The Guardian 7 March, 2007

More delays in justice for David Hicks

The US military lawyer representing Australian Guantánamo Bay detainee David Hicks says he may be removed from the case. The move would further delay proceeding in his case. Major Michael Mori has been threatened by the US military’s chief prosecutor with charges under the US code of military justice.

Major Mori has been accused of breaching Article 88 of the military code, which prohibits contemptuous language against the US President, Vice-President, Secretary of State and Congress. In an interview on ABC Radio’s AM program, Major Mori said, "When the prosecutor uses this tactic of using criminal charges against someone’s lawyer, it really could lead to that lawyer having been removed from the case because there’s a potential conflict: is the lawyer acting in the best interests of David, in this case, or am I acting in the best interests of myself.

"It will involve other people to weigh in and unfortunately it’s not going to be a speedy thing to get David another lawyer down at Guantánamo. It’s going to be difficult to accomplish this just before the first hearing in 30 days, and may cause a roadblock to that happening. It’s very hard to predict."

Previously Major Mori also noted that the dropping of all original charges — including a charge of attempted murder — against Hicks was an admission by the US he had been held without justification for five years.

"The material support [of terrorism] charge has never existed in the laws of war", he said. "It was created in 2006 and the US is applying this offence to David retrospectively even though Australian ministers have said that is inappropriate.

"After five years the US has not charged David with a single war crime. David has no hope of facing a fair trial, which would have been provided to an American a long time ago."

Hicks’ Australian lawyer David McLeod pointed out that if claims by the Howard Government that the charges against David were not retrospective he should have already been tried before a US federal court.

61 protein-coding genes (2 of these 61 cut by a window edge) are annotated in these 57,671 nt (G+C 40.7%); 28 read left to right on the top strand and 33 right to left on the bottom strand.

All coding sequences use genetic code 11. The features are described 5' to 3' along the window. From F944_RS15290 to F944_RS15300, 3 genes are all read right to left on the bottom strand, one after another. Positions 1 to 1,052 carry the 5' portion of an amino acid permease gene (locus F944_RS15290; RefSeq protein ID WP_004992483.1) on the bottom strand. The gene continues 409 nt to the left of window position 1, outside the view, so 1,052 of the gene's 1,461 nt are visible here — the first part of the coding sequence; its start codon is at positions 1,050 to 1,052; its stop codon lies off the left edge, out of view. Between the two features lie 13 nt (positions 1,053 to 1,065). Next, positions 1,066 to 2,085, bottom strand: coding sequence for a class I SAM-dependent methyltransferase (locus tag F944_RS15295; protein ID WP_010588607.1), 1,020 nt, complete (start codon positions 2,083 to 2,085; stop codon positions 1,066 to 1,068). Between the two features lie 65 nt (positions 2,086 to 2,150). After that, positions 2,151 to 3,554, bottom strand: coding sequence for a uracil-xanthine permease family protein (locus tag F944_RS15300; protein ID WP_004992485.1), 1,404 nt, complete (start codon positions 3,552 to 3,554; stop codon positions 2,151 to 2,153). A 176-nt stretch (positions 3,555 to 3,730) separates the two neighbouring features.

It was also revealed last week that the leading commission prosecutor on David Hicks’ case, Colonel Francis Gilligan, was covering Judge Susan Crawford’s senior legal advisor in her previous post as chief judge on the US Court of Appeals for the Armed Forces. The judge also worked with Vice-President Dick Cheney when he was secretary of defence to George Bush senior.

Amnesty International campaign

Australian citizen David Hicks has been detained in Guantánamo Bay for nearly five years. Draft charges against Mr Hicks and others have been announced under the new US Military Commissions Act 2006.

Amnesty International believes the commissions established under this act are inconsistent with international standards of fairness and the rule of law. AI’s position remains that David Hicks should be brought home and given a fair trial. The Australian Government must act now to bring David Hicks home to face a fair trial or be released.

Take action now. Voice your concern. Here’s a sample letter you can use:

Dear Prime Minister,

I urge you to intervene in the case of Australian David Hicks, who has been detained for five years in the US-run detention camp at Guantánamo Bay, Cuba, without trial.

Prime Minister, as a leader of the democratic world that is challenged with addressing the threat of terrorism while also upholding the rule of law and respect for human rights, you have the duty to end this travesty of injustice in relation to one of your country’s citizens.

Bring David Hicks home. Try him in Australia and, if the Australian justice system can find no ground or evidence to prosecute him, then David Hicks must be released. It is that simple.

The camp in Guantánamo Bay is a legal black hole designed to put detainees outside the rule of law and the US Administration beyond the rule of law. It must be shut down. The detainees held there should be either released or, if they are suspected of having committed a recognisably criminal offence, they should be charged immediately and tried in fair proceedings.

I call on you to bring David Hicks home to either face prosecution or be released; to oppose the use of torture and other cruel, inhumane and degrading treatment; and to call for the closure of the prison camp in Guantánamo Bay.

Yours sincerely,

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